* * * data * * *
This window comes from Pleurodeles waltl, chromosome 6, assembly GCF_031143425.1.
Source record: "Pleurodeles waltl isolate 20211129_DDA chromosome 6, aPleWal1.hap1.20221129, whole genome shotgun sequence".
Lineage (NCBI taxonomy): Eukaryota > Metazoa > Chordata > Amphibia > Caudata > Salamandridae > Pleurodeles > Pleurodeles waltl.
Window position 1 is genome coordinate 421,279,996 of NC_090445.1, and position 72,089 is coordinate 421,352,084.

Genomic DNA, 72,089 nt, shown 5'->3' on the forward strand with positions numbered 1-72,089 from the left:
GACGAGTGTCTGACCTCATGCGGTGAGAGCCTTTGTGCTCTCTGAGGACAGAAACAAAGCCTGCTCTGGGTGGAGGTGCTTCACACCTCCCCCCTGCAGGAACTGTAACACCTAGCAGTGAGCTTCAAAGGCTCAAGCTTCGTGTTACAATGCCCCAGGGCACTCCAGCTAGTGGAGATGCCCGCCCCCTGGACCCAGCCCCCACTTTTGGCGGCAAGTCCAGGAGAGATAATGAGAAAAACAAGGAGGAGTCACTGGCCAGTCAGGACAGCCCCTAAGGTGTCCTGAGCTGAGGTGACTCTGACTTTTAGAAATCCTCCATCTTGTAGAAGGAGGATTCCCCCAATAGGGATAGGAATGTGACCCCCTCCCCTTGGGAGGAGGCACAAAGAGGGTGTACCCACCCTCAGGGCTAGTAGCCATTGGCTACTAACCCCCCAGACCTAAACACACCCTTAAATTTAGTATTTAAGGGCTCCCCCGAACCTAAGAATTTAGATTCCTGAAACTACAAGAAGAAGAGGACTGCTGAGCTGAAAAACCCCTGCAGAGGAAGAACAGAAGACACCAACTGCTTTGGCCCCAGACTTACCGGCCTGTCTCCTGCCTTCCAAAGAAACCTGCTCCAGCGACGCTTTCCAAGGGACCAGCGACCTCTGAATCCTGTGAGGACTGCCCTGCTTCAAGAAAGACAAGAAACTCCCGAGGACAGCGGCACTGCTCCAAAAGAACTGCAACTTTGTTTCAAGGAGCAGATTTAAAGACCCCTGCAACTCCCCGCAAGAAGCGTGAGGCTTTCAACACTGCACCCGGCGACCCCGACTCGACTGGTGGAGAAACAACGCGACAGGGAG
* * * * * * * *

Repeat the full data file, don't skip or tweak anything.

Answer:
This window comes from Pleurodeles waltl, chromosome 6, assembly GCF_031143425.1.
Source record: "Pleurodeles waltl isolate 20211129_DDA chromosome 6, aPleWal1.hap1.20221129, whole genome shotgun sequence".
Lineage (NCBI taxonomy): Eukaryota > Metazoa > Chordata > Amphibia > Caudata > Salamandridae > Pleurodeles > Pleurodeles waltl.
Window position 1 is genome coordinate 421,279,996 of NC_090445.1, and position 72,089 is coordinate 421,352,084.

Genomic DNA, 72,089 nt, shown 5'->3' on the forward strand with positions numbered 1-72,089 from the left:
GACGAGTGTCTGACCTCATGCGGTGAGAGCCTTTGTGCTCTCTGAGGACAGAAACAAAGCCTGCTCTGGGTGGAGGTGCTTCACACCTCCCCCCTGCAGGAACTGTAACACCTAGCAGTGAGCTTCAAAGGCTCAAGCTTCGTGTTACAATGCCCCAGGGCACTCCAGCTAGTGGAGATGCCCGCCCCCTGGACCCAGCCCCCACTTTTGGCGGCAAGTCCAGGAGAGATAATGAGAAAAACAAGGAGGAGTCACTGGCCAGTCAGGACAGCCCCTAAGGTGTCCTGAGCTGAGGTGACTCTGACTTTTAGAAATCCTCCATCTTGTAGAAGGAGGATTCCCCCAATAGGGATAGGAATGTGACCCCCTCCCCTTGGGAGGAGGCACAAAGAGGGTGTACCCACCCTCAGGGCTAGTAGCCATTGGCTACTAACCCCCCAGACCTAAACACACCCTTAAATTTAGTATTTAAGGGCTCCCCCGAACCTAAGAATTTAGATTCCTGAAACTACAAGAAGAAGAGGACTGCTGAGCTGAAAAACCCCTGCAGAGGAAGAACAGAAGACACCAACTGCTTTGGCCCCAGACTTACCGGCCTGTCTCCTGCCTTCCAAAGAAACCTGCTCCAGCGACGCTTTCCAAGGGACCAGCGACCTCTGAATCCTGTGAGGACTGCCCTGCTTCAAGAAAGACAAGAAACTCCCGAGGACAGCGGCACTGCTCCAAAAGAACTGCAACTTTGTTTCAAGGAGCAGATTTAAAGACCCCTGCAACTCCCCGCAAGAAGCGTGAGGCTTTCAACACTGCACCCGGCGACCCCGACTCGACTGGTGGAGAAACAACGCGACAGGGAG